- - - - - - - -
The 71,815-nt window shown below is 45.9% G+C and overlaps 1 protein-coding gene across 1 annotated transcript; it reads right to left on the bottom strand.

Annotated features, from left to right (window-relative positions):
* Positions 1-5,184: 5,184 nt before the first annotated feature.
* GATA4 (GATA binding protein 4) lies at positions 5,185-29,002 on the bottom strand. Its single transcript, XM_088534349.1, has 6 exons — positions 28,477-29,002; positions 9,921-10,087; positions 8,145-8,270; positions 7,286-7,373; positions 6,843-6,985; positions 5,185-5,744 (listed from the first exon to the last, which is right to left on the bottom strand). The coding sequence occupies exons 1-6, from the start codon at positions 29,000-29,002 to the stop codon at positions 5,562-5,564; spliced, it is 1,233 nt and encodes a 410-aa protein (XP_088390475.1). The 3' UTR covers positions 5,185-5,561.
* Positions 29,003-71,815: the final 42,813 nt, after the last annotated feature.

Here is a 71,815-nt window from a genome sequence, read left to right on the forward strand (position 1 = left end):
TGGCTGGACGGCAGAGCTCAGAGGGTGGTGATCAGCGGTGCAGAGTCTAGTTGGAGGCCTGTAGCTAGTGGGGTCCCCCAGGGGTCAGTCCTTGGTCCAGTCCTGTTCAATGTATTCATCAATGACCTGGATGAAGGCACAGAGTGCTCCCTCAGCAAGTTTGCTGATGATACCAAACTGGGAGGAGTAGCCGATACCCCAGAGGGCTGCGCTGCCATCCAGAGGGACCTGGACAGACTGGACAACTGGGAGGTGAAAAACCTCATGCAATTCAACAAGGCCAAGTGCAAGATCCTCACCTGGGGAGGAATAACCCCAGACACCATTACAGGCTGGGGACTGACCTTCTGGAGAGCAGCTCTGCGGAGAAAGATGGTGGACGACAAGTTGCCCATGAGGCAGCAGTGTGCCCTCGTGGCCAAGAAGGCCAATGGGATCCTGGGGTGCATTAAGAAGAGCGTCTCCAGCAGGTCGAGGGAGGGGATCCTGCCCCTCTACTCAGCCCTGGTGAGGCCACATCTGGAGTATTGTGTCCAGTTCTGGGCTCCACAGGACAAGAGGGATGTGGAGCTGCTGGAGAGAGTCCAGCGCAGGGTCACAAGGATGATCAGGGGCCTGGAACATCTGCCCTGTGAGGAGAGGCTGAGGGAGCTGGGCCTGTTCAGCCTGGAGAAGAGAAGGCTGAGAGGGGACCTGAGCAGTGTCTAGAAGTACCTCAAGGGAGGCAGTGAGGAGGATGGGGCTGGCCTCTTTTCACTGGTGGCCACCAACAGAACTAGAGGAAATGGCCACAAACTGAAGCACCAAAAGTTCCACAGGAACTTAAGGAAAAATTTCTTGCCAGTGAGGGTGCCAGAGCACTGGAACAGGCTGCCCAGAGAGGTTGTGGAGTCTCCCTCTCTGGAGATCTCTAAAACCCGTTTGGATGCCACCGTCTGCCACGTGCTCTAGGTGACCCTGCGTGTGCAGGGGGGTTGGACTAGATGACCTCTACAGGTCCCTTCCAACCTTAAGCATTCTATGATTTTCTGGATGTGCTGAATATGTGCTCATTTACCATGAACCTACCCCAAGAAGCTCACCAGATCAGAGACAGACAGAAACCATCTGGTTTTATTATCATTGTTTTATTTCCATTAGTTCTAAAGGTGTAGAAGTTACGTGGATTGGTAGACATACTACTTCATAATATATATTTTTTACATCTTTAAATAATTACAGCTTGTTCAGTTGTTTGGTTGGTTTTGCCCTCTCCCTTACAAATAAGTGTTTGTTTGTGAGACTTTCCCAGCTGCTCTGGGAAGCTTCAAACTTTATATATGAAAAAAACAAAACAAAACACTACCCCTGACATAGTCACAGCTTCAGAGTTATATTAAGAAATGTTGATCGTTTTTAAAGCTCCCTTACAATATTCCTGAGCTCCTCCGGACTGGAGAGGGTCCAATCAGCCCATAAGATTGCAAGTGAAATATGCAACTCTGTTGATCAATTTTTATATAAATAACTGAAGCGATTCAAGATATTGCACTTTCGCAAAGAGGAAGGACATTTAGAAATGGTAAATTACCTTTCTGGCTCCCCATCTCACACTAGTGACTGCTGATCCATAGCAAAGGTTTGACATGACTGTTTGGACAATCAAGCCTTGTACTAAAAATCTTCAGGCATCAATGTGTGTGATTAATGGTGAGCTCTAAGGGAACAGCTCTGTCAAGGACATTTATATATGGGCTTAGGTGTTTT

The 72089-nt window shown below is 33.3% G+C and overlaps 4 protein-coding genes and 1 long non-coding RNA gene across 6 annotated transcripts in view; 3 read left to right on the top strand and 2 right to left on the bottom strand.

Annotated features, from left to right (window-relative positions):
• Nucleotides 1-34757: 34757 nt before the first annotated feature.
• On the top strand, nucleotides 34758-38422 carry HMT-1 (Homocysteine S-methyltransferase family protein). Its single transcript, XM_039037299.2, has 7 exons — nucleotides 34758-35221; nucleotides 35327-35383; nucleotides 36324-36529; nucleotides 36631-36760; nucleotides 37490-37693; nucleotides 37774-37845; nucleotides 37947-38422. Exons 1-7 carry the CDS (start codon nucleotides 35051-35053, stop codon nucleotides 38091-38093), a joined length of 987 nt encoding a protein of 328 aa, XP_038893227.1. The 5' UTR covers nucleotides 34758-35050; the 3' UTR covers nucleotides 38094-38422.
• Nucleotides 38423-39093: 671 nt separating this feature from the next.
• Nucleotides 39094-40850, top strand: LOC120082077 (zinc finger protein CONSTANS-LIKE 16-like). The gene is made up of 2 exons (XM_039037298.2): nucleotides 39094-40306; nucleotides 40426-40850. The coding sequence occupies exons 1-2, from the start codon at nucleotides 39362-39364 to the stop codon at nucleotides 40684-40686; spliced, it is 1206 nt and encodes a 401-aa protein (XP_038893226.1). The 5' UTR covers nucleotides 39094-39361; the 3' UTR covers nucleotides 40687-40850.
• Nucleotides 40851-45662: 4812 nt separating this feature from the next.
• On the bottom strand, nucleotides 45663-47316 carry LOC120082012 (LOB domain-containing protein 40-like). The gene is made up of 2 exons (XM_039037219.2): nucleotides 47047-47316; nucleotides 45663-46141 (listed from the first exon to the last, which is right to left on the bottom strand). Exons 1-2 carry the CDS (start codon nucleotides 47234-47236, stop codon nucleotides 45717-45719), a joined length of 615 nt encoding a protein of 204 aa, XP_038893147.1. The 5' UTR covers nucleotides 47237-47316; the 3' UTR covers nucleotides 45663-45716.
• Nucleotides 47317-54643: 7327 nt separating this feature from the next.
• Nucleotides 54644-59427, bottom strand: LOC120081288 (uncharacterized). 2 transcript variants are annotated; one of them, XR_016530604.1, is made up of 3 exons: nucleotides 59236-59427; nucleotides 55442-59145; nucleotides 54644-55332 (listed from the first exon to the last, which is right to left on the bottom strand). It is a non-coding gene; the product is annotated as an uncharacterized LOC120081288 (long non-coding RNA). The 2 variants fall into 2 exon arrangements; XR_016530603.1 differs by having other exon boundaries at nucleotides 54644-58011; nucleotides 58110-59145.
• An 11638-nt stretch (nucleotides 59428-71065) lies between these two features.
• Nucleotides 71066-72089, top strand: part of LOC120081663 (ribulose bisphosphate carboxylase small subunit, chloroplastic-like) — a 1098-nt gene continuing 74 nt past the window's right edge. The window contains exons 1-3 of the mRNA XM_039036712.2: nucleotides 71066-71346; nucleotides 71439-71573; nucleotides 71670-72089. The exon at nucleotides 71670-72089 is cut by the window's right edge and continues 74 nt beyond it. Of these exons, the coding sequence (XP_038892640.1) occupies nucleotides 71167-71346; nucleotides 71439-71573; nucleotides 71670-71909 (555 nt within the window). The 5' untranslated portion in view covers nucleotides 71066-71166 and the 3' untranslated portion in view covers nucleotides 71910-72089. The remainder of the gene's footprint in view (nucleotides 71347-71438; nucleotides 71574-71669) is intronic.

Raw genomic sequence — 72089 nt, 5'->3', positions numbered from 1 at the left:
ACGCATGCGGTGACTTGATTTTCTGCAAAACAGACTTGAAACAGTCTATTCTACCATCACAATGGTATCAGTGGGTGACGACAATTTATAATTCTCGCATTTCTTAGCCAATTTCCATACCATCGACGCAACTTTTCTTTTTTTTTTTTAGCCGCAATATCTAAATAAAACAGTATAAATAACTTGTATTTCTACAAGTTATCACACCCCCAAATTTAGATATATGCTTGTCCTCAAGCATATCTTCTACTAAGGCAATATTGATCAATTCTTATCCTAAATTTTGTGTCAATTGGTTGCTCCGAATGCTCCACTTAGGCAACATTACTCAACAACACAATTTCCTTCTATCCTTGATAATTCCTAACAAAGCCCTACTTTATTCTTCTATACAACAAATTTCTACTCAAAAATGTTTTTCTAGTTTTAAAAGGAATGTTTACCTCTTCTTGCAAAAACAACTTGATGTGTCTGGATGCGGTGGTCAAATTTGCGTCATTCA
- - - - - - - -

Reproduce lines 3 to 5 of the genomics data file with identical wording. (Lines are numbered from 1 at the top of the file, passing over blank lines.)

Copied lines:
* Positions 1-5,184: 5,184 nt before the first annotated feature.
* GATA4 (GATA binding protein 4) lies at positions 5,185-29,002 on the bottom strand. Its single transcript, XM_088534349.1, has 6 exons — positions 28,477-29,002; positions 9,921-10,087; positions 8,145-8,270; positions 7,286-7,373; positions 6,843-6,985; positions 5,185-5,744 (listed from the first exon to the last, which is right to left on the bottom strand). The coding sequence occupies exons 1-6, from the start codon at positions 29,000-29,002 to the stop codon at positions 5,562-5,564; spliced, it is 1,233 nt and encodes a 410-aa protein (XP_088390475.1). The 3' UTR covers positions 5,185-5,561.
* Positions 29,003-71,815: the final 42,813 nt, after the last annotated feature.